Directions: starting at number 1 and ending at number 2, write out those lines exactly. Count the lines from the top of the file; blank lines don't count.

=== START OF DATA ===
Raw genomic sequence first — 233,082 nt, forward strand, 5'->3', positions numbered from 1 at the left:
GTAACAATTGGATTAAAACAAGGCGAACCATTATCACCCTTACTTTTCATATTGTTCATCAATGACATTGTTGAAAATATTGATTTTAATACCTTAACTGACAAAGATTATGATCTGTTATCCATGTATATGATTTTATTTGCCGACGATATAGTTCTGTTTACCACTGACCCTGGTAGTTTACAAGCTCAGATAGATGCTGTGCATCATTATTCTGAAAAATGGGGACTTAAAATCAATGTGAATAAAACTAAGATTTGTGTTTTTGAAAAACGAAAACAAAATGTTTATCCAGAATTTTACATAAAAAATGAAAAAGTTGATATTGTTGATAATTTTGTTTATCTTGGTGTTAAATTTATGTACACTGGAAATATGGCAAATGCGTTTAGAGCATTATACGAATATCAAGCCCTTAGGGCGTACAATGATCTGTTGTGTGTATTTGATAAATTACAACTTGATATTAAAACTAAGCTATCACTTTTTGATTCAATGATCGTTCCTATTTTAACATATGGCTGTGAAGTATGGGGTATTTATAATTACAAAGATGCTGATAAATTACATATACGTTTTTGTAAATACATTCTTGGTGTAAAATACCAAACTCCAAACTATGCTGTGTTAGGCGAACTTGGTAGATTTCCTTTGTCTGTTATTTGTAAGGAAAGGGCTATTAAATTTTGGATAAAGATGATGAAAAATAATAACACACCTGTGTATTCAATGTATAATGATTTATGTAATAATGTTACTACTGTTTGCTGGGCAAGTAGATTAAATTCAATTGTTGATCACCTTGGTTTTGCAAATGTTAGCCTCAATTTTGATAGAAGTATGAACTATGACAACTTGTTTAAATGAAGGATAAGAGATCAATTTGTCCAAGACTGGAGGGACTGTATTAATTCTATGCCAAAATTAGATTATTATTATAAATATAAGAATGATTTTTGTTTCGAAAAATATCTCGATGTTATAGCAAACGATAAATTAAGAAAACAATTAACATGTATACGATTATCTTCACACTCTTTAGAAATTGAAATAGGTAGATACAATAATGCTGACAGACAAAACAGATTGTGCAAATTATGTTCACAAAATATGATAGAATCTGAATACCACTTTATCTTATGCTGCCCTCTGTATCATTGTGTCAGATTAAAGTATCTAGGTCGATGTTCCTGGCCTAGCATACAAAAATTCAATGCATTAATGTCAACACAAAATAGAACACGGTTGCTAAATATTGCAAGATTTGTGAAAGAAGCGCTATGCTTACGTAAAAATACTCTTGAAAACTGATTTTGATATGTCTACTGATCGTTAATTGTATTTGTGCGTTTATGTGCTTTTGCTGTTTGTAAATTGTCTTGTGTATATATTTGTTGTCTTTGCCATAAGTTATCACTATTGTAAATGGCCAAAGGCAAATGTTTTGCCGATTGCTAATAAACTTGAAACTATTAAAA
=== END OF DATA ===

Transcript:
Raw genomic sequence first — 233,082 nt, forward strand, 5'->3', positions numbered from 1 at the left:
GTAACAATTGGATTAAAACAAGGCGAACCATTATCACCCTTACTTTTCATATTGTTCATCAATGACATTGTTGAAAATATTGATTTTAATACCTTAACTGACAAAGATTATGATCTGTTATCCATGTATATGATTTTATTTGCCGACGATATAGTTCTGTTTACCACTGACCCTGGTAGTTTACAAGCTCAGATAGATGCTGTGCATCATTATTCTGAAAAATGGGGACTTAAAATCAATGTGAATAAAACTAAGATTTGTGTTTTTGAAAAACGAAAACAAAATGTTTATCCAGAATTTTACATAAAAAATGAAAAAGTTGATATTGTTGATAATTTTGTTTATCTTGGTGTTAAATTTATGTACACTGGAAATATGGCAAATGCGTTTAGAGCATTATACGAATATCAAGCCCTTAGGGCGTACAATGATCTGTTGTGTGTATTTGATAAATTACAACTTGATATTAAAACTAAGCTATCACTTTTTGATTCAATGATCGTTCCTATTTTAACATATGGCTGTGAAGTATGGGGTATTTATAATTACAAAGATGCTGATAAATTACATATACGTTTTTGTAAATACATTCTTGGTGTAAAATACCAAACTCCAAACTATGCTGTGTTAGGCGAACTTGGTAGATTTCCTTTGTCTGTTATTTGTAAGGAAAGGGCTATTAAATTTTGGATAAAGATGATGAAAAATAATAACACACCTGTGTATTCAATGTATAATGATTTATGTAATAATGTTACTACTGTTTGCTGGGCAAGTAGATTAAATTCAATTGTTGATCACCTTGGTTTTGCAAATGTTAGCCTCAATTTTGATAGAAGTATGAACTATGACAACTTGTTTAAATGAAGGATAAGAGATCAATTTGTCCAAGACTGGAGGGACTGTATTAATTCTATGCCAAAATTAGATTATTATTATAAATATAAGAATGATTTTTGTTTCGAAAAATATCTCGATGTTATAGCAAACGATAAATTAAGAAAACAATTAACATGTATACGATTATCTTCACACTCTTTAGAAATTGAAATAGGTAGATACAATAATGCTGACAGACAAAACAGATTGTGCAAATTATGTTCACAAAATATGATAGAATCTGAATACCACTTTATCTTATGCTGCCCTCTGTATCATTGTGTCAGATTAAAGTATCTAGGTCGATGTTCCTGGCCTAGCATACAAAAATTCAATGCATTAATGTCAACACAAAATAGAACACGGTTGCTAAATATTGCAAGATTTGTGAAAGAAGCGCTATGCTTACGTAAAAATACTCTTGAAAACTGATTTTGATATGTCTACTGATCGTTAATTGTATTTGTGCGTTTATGTGCTTTTGCTGTTTGTAAATTGTCTTGTGTATATATTTGTTGTCTTTGCCATAAGTTATCACTATTGTAAATGGCCAAAGGCAAATGTTTTGCCGATTGCTAATAAACTTGAAACTATTAAAA